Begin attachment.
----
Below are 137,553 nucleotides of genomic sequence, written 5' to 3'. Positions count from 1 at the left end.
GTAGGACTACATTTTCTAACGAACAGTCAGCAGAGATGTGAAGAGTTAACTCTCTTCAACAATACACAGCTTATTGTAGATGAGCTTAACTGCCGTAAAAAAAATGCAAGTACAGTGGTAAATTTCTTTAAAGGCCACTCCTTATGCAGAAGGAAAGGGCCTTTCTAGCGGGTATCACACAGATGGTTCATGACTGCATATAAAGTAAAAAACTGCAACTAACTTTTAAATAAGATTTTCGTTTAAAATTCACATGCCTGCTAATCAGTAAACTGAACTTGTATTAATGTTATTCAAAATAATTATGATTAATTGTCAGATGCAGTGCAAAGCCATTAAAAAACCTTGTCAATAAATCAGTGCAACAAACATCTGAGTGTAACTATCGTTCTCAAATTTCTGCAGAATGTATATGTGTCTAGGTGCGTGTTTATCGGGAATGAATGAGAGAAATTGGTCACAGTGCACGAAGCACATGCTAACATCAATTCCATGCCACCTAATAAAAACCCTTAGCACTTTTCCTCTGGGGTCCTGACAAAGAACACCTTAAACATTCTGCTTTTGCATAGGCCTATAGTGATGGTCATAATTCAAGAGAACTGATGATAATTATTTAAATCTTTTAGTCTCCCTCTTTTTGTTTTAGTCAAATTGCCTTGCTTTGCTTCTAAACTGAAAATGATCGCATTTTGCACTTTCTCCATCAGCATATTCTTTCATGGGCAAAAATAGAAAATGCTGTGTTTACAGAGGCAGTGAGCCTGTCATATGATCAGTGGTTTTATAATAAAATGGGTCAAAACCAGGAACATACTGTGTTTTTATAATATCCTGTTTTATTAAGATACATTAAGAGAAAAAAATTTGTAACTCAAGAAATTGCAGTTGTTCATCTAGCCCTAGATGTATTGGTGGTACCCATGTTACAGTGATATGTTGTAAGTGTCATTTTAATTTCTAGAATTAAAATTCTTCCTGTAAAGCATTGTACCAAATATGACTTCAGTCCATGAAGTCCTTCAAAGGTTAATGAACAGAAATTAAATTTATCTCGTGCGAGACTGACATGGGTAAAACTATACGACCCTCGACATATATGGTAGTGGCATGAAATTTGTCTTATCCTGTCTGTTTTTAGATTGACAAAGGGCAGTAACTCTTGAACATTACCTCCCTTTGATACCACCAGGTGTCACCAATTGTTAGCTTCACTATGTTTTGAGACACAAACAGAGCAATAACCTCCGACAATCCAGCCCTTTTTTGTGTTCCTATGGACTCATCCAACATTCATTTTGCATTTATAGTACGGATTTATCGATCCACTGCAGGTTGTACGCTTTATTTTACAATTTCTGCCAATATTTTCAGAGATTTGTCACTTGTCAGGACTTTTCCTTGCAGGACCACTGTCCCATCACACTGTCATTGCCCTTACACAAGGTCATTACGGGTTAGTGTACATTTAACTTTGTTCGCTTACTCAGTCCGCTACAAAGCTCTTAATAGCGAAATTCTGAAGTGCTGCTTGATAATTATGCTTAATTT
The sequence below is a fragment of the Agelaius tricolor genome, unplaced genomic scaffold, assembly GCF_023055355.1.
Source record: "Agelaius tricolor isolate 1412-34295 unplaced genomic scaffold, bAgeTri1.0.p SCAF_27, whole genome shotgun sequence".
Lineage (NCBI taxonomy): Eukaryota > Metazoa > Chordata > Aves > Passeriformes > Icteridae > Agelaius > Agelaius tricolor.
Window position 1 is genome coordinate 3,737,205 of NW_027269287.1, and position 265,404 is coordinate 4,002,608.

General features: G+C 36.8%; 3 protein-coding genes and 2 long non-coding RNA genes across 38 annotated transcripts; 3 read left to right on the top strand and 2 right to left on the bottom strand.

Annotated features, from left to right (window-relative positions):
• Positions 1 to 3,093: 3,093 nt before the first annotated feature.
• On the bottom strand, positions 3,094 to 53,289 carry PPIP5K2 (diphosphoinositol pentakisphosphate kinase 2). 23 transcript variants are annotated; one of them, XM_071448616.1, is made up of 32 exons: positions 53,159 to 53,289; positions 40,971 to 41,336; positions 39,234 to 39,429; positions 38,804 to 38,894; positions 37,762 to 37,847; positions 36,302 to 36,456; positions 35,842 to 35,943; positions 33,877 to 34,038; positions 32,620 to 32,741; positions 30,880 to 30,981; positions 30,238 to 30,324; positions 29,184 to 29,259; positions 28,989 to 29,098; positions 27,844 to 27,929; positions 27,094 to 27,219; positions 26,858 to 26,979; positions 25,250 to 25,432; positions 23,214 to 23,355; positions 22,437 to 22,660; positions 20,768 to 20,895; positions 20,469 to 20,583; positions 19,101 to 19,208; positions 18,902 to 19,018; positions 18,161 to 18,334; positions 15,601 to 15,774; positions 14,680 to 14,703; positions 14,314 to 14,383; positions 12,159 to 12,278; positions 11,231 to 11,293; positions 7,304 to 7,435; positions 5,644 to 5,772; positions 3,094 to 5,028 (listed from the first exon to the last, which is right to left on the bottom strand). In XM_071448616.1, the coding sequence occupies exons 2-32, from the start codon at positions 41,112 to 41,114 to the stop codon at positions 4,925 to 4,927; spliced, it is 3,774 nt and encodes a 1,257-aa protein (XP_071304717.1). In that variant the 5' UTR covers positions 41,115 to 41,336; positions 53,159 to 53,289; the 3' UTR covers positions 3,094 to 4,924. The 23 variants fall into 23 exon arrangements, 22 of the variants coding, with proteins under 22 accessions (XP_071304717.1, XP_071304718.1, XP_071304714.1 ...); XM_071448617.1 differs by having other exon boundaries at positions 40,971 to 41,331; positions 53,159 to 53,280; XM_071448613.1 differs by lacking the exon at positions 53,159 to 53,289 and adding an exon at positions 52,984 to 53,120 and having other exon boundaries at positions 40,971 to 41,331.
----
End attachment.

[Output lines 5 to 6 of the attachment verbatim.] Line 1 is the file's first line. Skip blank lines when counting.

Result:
Lineage (NCBI taxonomy): Eukaryota > Metazoa > Chordata > Aves > Passeriformes > Icteridae > Agelaius > Agelaius tricolor.
Window position 1 is genome coordinate 3,737,205 of NW_027269287.1, and position 265,404 is coordinate 4,002,608.